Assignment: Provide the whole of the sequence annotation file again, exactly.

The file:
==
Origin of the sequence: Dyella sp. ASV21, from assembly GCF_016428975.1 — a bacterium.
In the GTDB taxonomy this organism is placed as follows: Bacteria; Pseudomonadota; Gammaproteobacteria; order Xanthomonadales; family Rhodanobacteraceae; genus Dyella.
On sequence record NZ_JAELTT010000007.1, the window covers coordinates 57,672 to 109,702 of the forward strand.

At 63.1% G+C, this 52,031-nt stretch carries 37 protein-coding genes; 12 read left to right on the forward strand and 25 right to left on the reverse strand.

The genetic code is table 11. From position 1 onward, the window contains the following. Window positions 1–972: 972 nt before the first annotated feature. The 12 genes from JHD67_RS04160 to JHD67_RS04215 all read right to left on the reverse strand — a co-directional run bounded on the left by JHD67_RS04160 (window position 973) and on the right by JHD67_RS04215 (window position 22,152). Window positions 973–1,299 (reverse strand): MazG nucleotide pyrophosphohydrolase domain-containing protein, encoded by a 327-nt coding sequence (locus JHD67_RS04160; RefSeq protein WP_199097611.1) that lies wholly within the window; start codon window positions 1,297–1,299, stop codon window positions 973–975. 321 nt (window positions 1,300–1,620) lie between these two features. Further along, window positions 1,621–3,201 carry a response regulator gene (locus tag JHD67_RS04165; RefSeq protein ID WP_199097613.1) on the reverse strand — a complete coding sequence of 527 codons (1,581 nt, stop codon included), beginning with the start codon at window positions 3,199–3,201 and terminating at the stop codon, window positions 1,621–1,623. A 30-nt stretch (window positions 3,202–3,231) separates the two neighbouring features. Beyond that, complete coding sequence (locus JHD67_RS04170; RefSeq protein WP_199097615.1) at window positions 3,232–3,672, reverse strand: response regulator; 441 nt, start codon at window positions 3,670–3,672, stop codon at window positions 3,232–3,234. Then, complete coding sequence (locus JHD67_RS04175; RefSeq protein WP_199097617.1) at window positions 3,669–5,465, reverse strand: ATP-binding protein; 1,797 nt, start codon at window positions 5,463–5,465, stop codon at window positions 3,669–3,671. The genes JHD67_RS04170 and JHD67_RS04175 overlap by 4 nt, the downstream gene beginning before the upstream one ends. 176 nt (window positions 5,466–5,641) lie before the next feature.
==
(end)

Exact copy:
Origin of the sequence: Dyella sp. ASV21, from assembly GCF_016428975.1 — a bacterium.
In the GTDB taxonomy this organism is placed as follows: Bacteria; Pseudomonadota; Gammaproteobacteria; order Xanthomonadales; family Rhodanobacteraceae; genus Dyella.
On sequence record NZ_JAELTT010000007.1, the window covers coordinates 57,672 to 109,702 of the forward strand.

At 63.1% G+C, this 52,031-nt stretch carries 37 protein-coding genes; 12 read left to right on the forward strand and 25 right to left on the reverse strand.

The genetic code is table 11. From position 1 onward, the window contains the following. Window positions 1–972: 972 nt before the first annotated feature. The 12 genes from JHD67_RS04160 to JHD67_RS04215 all read right to left on the reverse strand — a co-directional run bounded on the left by JHD67_RS04160 (window position 973) and on the right by JHD67_RS04215 (window position 22,152). Window positions 973–1,299 (reverse strand): MazG nucleotide pyrophosphohydrolase domain-containing protein, encoded by a 327-nt coding sequence (locus JHD67_RS04160; RefSeq protein WP_199097611.1) that lies wholly within the window; start codon window positions 1,297–1,299, stop codon window positions 973–975. 321 nt (window positions 1,300–1,620) lie between these two features. Further along, window positions 1,621–3,201 carry a response regulator gene (locus tag JHD67_RS04165; RefSeq protein ID WP_199097613.1) on the reverse strand — a complete coding sequence of 527 codons (1,581 nt, stop codon included), beginning with the start codon at window positions 3,199–3,201 and terminating at the stop codon, window positions 1,621–1,623. A 30-nt stretch (window positions 3,202–3,231) separates the two neighbouring features. Beyond that, complete coding sequence (locus JHD67_RS04170; RefSeq protein WP_199097615.1) at window positions 3,232–3,672, reverse strand: response regulator; 441 nt, start codon at window positions 3,670–3,672, stop codon at window positions 3,232–3,234. Then, complete coding sequence (locus JHD67_RS04175; RefSeq protein WP_199097617.1) at window positions 3,669–5,465, reverse strand: ATP-binding protein; 1,797 nt, start codon at window positions 5,463–5,465, stop codon at window positions 3,669–3,671. The genes JHD67_RS04170 and JHD67_RS04175 overlap by 4 nt, the downstream gene beginning before the upstream one ends. 176 nt (window positions 5,466–5,641) lie before the next feature.